This rejection of public goods in favour of direct transfers would become increasingly salient in the following decades. When, in July 2019, the governor of Alaska announced drastic cutbacks at the state’s public university system, he thus implicitly chose between two visions of social policy. As part of a general austerity drive, half of expenditure was to be scrapped, buildings sold off, and staff members fired. The justifications for the cuts were specific: Alaska wanted to maintain its citizen dividend and could not do so in a falling oil market. Alaskan conservatives defended their grant with a variant of Hughes’s argument: Who needed a public university if every book had become available on Amazon?

Behind the rise of UBI thus stood a deeper shift in modern political culture. More than a system of economic organisation, “markets” have become an indispensable anthropological tool for thinkers on the Left and Right. As the French philosopher Marcel Gauchet noted in 1998, the late-century revival of the idea of “the market” had “very little to do… with considerations of economic efficiency”. Rather, it followed “a reconsideration of the political status of the actor” itself. As a policy, then, UBI presupposed a new anthropology: no longer that of the “animal laborans” into a community of citizens, but that of the “sovereign consumer” inscribed into a network of users. This new model of “market sovereignty”, as British historian Eric Hobsbawm noticed in 2001, appeared to offer “an alternative to any kind of politics” as such. And as Hobsbawm indicated to an Italian journalist two years before: “If consumers are able to achieve their aims by exercising their power of choice every day through the purchase of goods or the indication of their opinions to the mechanisms of media consultation, what exactly remains of citizenship? Is there still any need to mobilize groups of people for political objectives?”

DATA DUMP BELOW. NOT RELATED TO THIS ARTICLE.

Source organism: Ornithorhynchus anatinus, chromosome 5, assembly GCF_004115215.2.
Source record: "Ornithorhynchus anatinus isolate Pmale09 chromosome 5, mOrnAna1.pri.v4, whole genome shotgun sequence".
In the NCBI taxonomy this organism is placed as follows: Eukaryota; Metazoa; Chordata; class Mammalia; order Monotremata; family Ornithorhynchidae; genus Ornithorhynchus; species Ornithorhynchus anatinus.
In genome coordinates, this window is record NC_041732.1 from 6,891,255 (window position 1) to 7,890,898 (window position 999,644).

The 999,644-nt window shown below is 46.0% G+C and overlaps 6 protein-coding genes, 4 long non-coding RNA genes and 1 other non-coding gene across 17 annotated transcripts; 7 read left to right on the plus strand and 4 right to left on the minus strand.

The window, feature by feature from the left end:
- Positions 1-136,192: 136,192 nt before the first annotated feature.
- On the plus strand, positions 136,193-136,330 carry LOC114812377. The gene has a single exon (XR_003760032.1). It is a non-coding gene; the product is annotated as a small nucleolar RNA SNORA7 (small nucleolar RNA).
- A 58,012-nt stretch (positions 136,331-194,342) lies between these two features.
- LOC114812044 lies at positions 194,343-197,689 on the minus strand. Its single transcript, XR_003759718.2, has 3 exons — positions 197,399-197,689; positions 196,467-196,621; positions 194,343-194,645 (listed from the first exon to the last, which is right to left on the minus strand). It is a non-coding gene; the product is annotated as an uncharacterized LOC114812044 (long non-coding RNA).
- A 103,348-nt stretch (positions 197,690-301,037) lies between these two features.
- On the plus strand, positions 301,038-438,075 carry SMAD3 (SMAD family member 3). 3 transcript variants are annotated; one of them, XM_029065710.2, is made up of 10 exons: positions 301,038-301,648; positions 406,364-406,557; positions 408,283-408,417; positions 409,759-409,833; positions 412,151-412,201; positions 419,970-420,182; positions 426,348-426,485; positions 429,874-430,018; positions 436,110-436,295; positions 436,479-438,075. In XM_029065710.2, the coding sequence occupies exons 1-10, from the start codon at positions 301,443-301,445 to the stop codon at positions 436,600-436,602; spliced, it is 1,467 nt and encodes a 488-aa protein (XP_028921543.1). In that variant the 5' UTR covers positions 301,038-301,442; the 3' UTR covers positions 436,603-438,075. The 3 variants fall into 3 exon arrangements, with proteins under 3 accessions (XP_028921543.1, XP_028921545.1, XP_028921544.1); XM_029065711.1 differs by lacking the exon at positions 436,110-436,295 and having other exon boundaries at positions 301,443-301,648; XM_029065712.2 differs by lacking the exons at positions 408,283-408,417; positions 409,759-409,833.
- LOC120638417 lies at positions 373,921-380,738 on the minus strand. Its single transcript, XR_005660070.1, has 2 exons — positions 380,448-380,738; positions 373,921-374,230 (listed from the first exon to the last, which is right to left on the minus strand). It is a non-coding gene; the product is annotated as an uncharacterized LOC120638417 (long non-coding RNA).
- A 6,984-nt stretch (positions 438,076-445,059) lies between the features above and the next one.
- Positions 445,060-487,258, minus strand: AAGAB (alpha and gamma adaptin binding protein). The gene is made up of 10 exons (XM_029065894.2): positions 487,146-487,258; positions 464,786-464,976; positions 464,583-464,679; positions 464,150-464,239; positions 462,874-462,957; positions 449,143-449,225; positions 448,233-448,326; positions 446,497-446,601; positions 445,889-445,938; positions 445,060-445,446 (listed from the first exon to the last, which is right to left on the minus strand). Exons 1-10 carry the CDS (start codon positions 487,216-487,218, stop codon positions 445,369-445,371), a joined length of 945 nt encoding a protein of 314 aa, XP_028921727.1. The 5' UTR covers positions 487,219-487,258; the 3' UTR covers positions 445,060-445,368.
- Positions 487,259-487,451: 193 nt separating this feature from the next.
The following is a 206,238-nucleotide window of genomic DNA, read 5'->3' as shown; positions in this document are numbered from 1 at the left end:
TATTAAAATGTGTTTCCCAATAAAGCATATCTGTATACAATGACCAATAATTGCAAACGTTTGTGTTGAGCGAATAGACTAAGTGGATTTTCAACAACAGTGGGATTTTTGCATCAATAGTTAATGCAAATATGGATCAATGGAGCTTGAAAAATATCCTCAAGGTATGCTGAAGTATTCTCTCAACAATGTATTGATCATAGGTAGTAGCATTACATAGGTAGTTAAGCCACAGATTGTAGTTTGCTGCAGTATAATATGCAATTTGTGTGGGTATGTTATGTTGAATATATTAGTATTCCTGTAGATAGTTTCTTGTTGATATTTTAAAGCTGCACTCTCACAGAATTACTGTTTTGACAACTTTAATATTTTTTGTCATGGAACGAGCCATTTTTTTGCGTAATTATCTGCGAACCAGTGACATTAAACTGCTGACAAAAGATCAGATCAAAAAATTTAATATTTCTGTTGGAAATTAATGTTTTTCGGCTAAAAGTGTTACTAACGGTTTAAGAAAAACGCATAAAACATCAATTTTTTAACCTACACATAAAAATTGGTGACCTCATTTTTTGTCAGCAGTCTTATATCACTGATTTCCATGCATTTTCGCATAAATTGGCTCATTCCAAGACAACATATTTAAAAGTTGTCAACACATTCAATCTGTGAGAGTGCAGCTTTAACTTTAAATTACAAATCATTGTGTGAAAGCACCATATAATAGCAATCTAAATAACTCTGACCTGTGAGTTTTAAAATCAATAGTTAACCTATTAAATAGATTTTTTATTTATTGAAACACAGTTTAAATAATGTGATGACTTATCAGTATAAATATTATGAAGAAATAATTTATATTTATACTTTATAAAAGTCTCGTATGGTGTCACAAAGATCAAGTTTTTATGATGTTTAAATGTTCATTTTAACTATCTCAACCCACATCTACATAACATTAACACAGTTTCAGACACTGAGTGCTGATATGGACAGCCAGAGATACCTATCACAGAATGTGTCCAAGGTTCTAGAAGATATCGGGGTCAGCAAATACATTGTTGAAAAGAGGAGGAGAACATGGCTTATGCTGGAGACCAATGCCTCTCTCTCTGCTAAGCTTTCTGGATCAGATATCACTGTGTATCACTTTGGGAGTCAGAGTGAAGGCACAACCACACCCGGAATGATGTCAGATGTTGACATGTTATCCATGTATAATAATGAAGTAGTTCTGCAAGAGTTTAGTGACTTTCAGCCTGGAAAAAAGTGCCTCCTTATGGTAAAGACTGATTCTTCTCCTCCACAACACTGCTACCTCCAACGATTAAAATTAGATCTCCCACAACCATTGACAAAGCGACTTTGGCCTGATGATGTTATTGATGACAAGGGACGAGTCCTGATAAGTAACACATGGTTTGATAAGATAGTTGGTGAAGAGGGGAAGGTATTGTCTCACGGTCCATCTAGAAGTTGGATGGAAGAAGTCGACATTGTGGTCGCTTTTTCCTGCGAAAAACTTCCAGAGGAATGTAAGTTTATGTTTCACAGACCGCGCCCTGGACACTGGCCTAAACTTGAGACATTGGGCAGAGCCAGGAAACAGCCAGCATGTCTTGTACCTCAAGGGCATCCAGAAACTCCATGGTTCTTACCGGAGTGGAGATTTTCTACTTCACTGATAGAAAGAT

As Gauchet and Hobsbawm insisted, the success story of cash transfer will never be the exclusive province of policy makers, economists, politicians, social scientists, or activists. Instead, it hints at a more profound break at the heart of modern political culture: the occurrence of a “second capitalist revolution” somewhere in the second half of the 20th century. After “the end of labour, the end of production, and the end of political economy”, as Jean Baudrillard saw it in the late Nineties, money had now “found its proper place… an orbit which rises and sets like some artificial sun”.

On Left and Right, the growing enthusiasm for cash transfers in the last 10 years signals not just a crisis of the old welfare state, but a crisis of politics as a type of human activity. Even in the tumultuous 2020s, it remains an open question how and when it will end.